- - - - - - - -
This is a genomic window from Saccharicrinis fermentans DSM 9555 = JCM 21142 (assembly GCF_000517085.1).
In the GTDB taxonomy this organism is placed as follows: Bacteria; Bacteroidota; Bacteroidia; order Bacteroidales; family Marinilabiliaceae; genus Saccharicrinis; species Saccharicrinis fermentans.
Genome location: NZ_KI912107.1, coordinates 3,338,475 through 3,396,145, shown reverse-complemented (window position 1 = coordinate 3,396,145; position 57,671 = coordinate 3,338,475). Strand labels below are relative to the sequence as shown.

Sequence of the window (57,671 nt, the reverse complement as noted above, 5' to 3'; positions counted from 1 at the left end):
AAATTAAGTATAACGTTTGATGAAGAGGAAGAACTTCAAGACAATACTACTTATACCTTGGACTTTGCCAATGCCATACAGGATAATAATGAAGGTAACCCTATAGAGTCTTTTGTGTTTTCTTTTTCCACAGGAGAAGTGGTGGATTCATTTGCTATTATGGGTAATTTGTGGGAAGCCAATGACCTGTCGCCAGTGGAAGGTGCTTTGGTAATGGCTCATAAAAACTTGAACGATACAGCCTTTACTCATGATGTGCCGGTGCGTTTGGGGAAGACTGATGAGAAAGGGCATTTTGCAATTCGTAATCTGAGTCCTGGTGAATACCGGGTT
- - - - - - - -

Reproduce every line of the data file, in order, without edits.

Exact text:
This is a genomic window from Saccharicrinis fermentans DSM 9555 = JCM 21142 (assembly GCF_000517085.1).
In the GTDB taxonomy this organism is placed as follows: Bacteria; Bacteroidota; Bacteroidia; order Bacteroidales; family Marinilabiliaceae; genus Saccharicrinis; species Saccharicrinis fermentans.
Genome location: NZ_KI912107.1, coordinates 3,338,475 through 3,396,145, shown reverse-complemented (window position 1 = coordinate 3,396,145; position 57,671 = coordinate 3,338,475). Strand labels below are relative to the sequence as shown.

Sequence of the window (57,671 nt, the reverse complement as noted above, 5' to 3'; positions counted from 1 at the left end):
AAATTAAGTATAACGTTTGATGAAGAGGAAGAACTTCAAGACAATACTACTTATACCTTGGACTTTGCCAATGCCATACAGGATAATAATGAAGGTAACCCTATAGAGTCTTTTGTGTTTTCTTTTTCCACAGGAGAAGTGGTGGATTCATTTGCTATTATGGGTAATTTGTGGGAAGCCAATGACCTGTCGCCAGTGGAAGGTGCTTTGGTAATGGCTCATAAAAACTTGAACGATACAGCCTTTACTCATGATGTGCCGGTGCGTTTGGGGAAGACTGATGAGAAAGGGCATTTTGCAATTCGTAATCTGAGTCCTGGTGAATACCGGGTT